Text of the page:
Let me tell you a little bit about that history, which relates where our ideas about compact cities come from. In fact, the history of our development of the concept of the compact city is the history of Amsterdam. Our history is all about water. Much of the city lies below sea level. In the Middle Ages, Amsterdammers banded together to build dams and dikes to keep the sea out: “dam” is even in the city’s name. Meanwhile, because they were oriented toward the water, those early Amsterdammers developed their global trading network. The East India Company, founded in 1602, became the world’s first multinational corporation. And it made history by inviting all of the city’s inhabitants to become part owners. Thus was born the idea of shares of stock. Soon, the business of share trading was so brisk they needed to house it, so they built the world’s first stock exchange. And along with this success came growth. For a long time the city resisted efforts to expand outside its medieval walls. When they finally did expand, they launched the largest urban development project of the 17th century. They concieved of rings of canals wrapping around the medieval center. These canals would turn the problem of water into an advantage. They reduced the risk of flood, and they became the means of urban transport. And the houses that were built along the canals became just as much a marvel for visitors, for they introduced a new focal point to city life. Other cities had great monuments. But Amsterdam has no Notre Dame Cathedral, no Big Ben or Tower of London. Instead, it has its canals, and its canal houses. Its monument was the canal house itself. Amsterdam changed a city’s focal point--away from the church and the castle, and instead to urban life, to burghers, to city dwellers, to family living. You can see this reflected in the paintings of some of the great Dutch artists of the 17th century. People like Vermeer painted not Popes or generals, but interior scenes, showing a family going about their daily life. This was something new: ordinary people as art.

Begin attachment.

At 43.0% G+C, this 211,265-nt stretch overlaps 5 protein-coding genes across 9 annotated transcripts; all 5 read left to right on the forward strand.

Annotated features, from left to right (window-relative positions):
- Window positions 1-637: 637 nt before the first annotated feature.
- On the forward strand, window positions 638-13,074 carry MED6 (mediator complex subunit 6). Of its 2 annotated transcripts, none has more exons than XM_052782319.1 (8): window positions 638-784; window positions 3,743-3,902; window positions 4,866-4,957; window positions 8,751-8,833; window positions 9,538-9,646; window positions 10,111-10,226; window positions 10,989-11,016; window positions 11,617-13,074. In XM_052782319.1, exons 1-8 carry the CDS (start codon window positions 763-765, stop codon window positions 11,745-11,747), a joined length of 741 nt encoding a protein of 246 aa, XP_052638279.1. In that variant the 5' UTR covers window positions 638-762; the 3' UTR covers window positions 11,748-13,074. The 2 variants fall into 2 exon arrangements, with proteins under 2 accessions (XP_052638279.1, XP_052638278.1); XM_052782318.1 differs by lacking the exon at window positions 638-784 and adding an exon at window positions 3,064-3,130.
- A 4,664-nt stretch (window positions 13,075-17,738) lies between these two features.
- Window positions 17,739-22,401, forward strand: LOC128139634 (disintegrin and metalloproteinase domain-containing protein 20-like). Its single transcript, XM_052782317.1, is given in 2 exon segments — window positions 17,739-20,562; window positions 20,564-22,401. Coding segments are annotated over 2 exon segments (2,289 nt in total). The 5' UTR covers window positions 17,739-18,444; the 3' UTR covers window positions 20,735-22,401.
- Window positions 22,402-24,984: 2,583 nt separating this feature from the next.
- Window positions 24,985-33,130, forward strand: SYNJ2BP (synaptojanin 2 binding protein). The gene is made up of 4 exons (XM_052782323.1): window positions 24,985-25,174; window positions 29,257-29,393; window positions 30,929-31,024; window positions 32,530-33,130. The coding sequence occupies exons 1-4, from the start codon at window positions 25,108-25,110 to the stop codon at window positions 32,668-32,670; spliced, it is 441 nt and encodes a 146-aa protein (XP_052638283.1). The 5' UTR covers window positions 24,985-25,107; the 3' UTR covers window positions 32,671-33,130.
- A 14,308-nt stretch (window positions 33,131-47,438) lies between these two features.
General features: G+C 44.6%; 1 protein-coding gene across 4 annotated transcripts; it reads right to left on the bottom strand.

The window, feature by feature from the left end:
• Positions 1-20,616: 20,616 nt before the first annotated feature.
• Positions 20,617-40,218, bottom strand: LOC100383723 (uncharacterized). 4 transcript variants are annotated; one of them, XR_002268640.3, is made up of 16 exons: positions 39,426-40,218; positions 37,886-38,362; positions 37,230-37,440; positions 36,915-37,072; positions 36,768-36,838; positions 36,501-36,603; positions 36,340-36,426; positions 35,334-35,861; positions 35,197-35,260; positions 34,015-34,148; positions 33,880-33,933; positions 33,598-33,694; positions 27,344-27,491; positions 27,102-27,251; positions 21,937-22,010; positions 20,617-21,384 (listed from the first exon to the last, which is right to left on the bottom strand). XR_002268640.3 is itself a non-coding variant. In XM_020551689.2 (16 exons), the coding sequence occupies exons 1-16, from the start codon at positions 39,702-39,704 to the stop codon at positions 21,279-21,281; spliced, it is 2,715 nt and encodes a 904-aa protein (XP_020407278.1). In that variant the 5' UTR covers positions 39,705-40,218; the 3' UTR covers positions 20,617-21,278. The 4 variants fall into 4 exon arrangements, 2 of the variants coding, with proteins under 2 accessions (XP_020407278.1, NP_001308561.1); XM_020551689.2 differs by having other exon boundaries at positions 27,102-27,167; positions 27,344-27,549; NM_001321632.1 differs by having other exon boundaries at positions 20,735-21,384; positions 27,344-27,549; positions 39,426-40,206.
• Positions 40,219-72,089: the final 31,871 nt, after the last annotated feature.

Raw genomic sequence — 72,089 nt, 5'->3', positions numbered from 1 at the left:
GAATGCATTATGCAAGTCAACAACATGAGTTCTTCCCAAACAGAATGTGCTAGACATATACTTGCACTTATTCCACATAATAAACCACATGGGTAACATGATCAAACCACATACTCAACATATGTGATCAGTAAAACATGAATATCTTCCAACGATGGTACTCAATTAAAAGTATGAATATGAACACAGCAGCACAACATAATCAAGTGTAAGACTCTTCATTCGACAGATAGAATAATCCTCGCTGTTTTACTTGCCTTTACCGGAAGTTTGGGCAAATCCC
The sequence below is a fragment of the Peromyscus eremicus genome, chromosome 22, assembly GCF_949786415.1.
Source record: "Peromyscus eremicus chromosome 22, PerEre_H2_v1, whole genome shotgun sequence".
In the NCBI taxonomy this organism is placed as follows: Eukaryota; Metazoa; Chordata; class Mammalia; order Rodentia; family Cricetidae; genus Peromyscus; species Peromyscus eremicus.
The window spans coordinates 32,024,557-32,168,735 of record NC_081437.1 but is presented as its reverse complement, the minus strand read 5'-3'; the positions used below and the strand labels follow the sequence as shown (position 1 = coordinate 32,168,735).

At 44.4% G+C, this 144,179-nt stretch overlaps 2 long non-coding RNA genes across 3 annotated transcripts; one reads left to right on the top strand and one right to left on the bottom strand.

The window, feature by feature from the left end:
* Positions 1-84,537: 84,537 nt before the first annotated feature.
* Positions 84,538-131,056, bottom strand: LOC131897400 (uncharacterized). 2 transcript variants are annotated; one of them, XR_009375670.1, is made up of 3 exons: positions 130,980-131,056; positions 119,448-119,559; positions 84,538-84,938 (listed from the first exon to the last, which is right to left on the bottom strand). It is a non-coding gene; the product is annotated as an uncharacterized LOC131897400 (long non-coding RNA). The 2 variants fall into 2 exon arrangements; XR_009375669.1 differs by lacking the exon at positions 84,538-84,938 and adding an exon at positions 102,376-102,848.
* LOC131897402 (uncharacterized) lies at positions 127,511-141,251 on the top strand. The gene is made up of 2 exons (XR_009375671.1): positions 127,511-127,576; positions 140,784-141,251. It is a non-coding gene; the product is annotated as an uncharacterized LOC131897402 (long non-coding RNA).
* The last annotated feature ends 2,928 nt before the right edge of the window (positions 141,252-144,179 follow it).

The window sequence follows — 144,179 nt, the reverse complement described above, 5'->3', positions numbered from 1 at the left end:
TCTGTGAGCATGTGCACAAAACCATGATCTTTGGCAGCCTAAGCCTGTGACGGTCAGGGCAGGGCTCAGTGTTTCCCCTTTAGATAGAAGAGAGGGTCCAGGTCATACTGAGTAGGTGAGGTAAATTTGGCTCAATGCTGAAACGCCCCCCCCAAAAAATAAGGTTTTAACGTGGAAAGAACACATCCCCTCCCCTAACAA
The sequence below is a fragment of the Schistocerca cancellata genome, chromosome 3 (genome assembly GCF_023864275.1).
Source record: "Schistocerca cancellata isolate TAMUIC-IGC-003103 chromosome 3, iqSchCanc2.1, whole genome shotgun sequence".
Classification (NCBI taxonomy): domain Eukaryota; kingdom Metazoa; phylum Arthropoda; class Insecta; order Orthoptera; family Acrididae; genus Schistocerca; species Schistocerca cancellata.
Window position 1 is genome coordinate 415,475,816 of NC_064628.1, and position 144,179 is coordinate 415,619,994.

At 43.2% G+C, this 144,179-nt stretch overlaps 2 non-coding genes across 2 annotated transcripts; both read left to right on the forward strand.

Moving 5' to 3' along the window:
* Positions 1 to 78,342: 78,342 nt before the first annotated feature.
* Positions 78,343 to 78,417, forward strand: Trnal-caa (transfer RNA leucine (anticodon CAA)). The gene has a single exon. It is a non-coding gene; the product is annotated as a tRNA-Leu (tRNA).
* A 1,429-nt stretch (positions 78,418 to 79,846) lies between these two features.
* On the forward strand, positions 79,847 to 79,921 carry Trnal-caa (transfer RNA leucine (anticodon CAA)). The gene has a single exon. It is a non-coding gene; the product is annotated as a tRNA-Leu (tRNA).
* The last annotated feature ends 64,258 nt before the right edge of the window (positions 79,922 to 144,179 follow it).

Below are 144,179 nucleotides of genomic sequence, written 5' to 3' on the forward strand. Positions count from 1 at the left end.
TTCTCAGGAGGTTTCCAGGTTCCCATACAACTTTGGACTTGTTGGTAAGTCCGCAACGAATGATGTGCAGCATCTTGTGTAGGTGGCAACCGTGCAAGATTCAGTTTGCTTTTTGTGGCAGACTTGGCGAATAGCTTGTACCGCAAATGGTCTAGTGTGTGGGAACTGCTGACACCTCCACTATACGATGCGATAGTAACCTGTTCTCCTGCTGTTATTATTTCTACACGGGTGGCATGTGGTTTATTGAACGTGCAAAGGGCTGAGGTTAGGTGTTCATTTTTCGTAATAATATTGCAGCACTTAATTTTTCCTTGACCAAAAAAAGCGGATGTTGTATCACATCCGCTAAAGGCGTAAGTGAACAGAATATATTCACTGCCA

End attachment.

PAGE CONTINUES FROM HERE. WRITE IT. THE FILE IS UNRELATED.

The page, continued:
Media domination, Ageing, 50% of people get Cancer, global view, public opinion/user drive innovation
Used to live in a village, then organized by silo’s of religion, individualism and now community era
We need different ways to look at the city
Let me start by asking you to recall something you would probably rather forget--something all of you have no doubt experienced time and again. You are at an airport, ready for a trip. You find your terminal, you check in...and then you reach airport security. There begins the elaborate dance that we all have learned to perform. Taking off shoes and belts. Emptying pockets. Removing laptops. And most memorable of all, the lines. Some of us spend enough of our lives in these security lines, waiting for machines to scan us, that we could form lasting relationships with strangers while we are there. I bring this up because I want to talk for a moment about Schiphol, Amsterdam’s airport. The situation is different at Schiphol because we in Amsterdam have different ideas: not so much about security, but about society, and how to structure things. Most airports reason this way: screening equipment is expensive, so we must place it at one central spot. That way the equipment will be maximized. But it also means those long lines. At Schiphol, security screening happens at your gate. The line is very short, since it’s only the other passengers on your flight who are being screened with you. Knowing when to decentralize--when and how to focus on quality of life--is something we in Amsterdam have learned over the years. At the same time, knowing when to centralize can be just as important. Even though Schiphol is the sixth busiest airport in the world, it only has one terminal. So while other airports are busy moving passengers from one terminal to another on buses or trams, at Schiphol there is one central hub. And it’s a rather pleasant place: with lots of shops. Which makes this a good place to point out that Schiphol airport actually makes a lot of money. It is, overall, very user friendly. There is a short-term hotel in the airport, where you can catch a couple of hours of sleep. There’s even a branch of the Rijksmuseum, our national museum, where you might see a Vermeer or a Rembrandt while waiting for your flight.